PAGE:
I leave Mr. Biggs, and start for the theater, calling home to see if all are OK and get the latest news, a few drops of rain quickly turn into a downpour and I run to find shelter while still talking on my cell. My pant legs are soaked as the wind drives the rain at an angle, I find a parking garage at the intersection of 42nd St and Dyer Pl and stand under the entrance, around me is a group of people doing much the same. I listen to New Age piped in as we watch others scramble or just walk and accept their fate, many are not dressed for this weather. When it lets up I walk down the block to Theater Row and go in hoping my body heat will dry my overcoat a little as I shiver in the temperature change and walk up to my theatre.
Theatre Row is a collection of newly renovated historic theatres in Times Square, New York City including The Acorn; Beckett; Clurman; Kirk; Lion; and Studio Theatres. The theatre is small 9 rows of about 24 seats each so although I’m in the back, it’s a good seat. The back wall is backlit with wood wainscot and will change colors as the scenes change, a open pantry in the back with a small table and two chairs, a pair of framed French doos stage left, a fridge stage right inside a similar frame as on left, a frame with hanging pots gives the illusion of a stove somewhere as well. This will change into a restaurant, a living room and back to a kitchen, during the performance a curtain will run across the stage continuously until stage hands have made the necessary changes, a truly brilliant use of minimal props.
What doesn’t change is the inability of the characters to really communicate as they talk over each others feelings as if they didn’t exist. The piece is tightly acted by a good cast and the underlying grief is broken by flashes of humor to keep the audience from becoming melancholy. In a very real sense the play is about the self absorbed nature of people and the consequences of that absorption. The tragedy is that life reflects this art all too often, and the people we care about the most are the ones we seek to (however unintentionally) destroy or at best dis-regard, when all is said and done, we are, after all, each of us alone.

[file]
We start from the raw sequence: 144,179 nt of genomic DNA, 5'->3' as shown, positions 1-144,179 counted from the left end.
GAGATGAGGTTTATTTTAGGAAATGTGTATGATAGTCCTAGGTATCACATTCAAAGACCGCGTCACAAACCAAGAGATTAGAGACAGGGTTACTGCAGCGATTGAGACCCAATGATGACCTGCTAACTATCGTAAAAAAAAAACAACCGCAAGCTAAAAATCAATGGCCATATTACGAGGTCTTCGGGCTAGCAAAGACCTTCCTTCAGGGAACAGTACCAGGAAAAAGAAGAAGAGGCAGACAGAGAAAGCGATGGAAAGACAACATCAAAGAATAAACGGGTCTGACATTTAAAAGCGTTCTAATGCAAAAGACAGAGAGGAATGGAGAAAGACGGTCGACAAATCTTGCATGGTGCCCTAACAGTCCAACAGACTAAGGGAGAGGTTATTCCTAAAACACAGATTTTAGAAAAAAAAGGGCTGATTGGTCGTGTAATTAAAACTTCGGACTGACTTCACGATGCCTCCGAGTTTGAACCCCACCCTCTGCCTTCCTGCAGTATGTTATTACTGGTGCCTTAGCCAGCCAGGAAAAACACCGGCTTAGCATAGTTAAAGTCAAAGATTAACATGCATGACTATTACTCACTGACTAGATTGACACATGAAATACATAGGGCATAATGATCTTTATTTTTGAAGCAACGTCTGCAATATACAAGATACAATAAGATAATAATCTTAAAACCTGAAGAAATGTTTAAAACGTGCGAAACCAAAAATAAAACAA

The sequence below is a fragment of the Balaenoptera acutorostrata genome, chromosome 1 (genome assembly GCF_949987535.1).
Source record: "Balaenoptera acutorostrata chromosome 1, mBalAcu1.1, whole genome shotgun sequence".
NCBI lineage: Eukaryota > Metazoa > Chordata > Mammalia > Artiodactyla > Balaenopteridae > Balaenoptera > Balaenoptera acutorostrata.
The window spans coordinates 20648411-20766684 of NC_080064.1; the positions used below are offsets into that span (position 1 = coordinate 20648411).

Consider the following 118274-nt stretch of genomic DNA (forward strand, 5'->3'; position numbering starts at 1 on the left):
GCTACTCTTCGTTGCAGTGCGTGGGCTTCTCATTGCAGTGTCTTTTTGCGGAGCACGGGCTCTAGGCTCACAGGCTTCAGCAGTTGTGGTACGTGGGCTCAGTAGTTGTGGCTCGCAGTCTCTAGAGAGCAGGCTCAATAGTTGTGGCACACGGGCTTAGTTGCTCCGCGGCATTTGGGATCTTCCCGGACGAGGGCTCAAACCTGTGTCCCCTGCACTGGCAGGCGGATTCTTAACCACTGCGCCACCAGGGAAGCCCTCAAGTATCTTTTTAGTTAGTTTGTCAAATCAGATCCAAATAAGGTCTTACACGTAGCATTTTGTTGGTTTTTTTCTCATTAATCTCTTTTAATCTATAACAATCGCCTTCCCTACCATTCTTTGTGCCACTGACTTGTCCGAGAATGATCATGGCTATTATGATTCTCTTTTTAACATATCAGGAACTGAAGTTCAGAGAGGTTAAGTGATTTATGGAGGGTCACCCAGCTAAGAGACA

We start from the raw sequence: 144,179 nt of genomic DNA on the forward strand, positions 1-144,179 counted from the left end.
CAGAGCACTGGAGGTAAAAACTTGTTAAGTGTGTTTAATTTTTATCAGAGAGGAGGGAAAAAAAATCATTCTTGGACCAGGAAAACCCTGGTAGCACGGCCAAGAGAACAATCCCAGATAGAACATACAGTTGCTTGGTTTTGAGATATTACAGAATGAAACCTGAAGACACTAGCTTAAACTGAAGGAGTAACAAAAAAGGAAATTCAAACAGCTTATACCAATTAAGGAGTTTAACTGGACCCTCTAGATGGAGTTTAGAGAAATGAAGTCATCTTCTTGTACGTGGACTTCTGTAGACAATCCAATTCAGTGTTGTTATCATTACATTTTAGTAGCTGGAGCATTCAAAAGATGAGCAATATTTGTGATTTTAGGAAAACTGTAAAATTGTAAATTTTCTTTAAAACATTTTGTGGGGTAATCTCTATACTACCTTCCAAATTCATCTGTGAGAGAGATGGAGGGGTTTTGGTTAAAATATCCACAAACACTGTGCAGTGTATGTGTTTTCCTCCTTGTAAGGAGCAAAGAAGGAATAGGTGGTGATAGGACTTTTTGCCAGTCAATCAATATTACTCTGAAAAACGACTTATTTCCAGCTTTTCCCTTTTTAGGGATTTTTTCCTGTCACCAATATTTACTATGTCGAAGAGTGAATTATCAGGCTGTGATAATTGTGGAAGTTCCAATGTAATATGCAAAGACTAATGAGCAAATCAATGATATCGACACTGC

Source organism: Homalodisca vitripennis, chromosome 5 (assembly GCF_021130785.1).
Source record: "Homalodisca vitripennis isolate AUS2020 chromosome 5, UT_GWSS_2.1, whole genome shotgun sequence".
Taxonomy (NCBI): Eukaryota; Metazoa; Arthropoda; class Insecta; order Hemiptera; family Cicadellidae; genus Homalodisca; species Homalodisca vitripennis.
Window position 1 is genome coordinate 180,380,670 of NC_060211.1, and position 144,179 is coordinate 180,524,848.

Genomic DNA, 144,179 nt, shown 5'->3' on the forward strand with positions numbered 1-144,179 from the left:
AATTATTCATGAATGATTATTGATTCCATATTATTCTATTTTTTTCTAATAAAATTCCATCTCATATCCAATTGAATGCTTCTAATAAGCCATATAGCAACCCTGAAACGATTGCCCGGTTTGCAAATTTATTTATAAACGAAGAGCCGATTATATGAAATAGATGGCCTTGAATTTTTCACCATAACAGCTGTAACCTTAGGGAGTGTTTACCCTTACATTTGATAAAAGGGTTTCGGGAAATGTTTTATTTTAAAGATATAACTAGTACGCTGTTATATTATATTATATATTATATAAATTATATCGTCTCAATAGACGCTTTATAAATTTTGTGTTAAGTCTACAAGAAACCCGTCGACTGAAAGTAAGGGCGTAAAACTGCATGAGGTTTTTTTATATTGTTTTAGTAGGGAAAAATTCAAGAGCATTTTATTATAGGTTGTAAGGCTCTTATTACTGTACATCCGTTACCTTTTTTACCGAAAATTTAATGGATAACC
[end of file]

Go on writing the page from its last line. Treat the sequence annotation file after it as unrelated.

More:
I stand outside but decide against waiting for the cast, this is not a playbill show so I walk down to 8th Ave and turn left heading for Penn Station. The rain has stopped again, I am still very damp from my earlier soaking. Despite the rain the streets are crowded with people, I guess it always is until the small hours when the predators come out and most places are closed. I’m glad to be going home early for once, and go down the escalator to the LIRR, I walk to the big board showing all trains while the masses swirl around me I see that I’ve got 13 minutes to get my train, I should be home by 11:30.
I sit on the train contemplating my life a little, with all that’s going wrong in the world right now, for me personally, and my family, I can’t help feeling like I’m the luckiest guy on earth. To somehow overcome my station in life and the hand I was dealt, the problems that were thrust upon me at a young age. I’ve managed to do pretty good for myself and have almost become what I am. The man I work for even though he’s rich, is poor in spirit and culturally bankrupt. I may never be part of the upper crust of this world, but like the steam that will rise from the apple pie we will enjoy later, so too do I rise above the crust and float free in this most rich life we have especially today on Thanksgiving, when so many are going hungry.
So today I am thankful for the person I have become and for the many good experiences that I have made for myself in life. I wish all of you my readers the same happiness in what makes you feel alive and free.
I can only pray in the next few years that all the hope we were told to have is somehow brought to fruition, and that I can continue to tell my stories as long as it makes me happy… as I can afford to spend the money that it takes to bring them to you.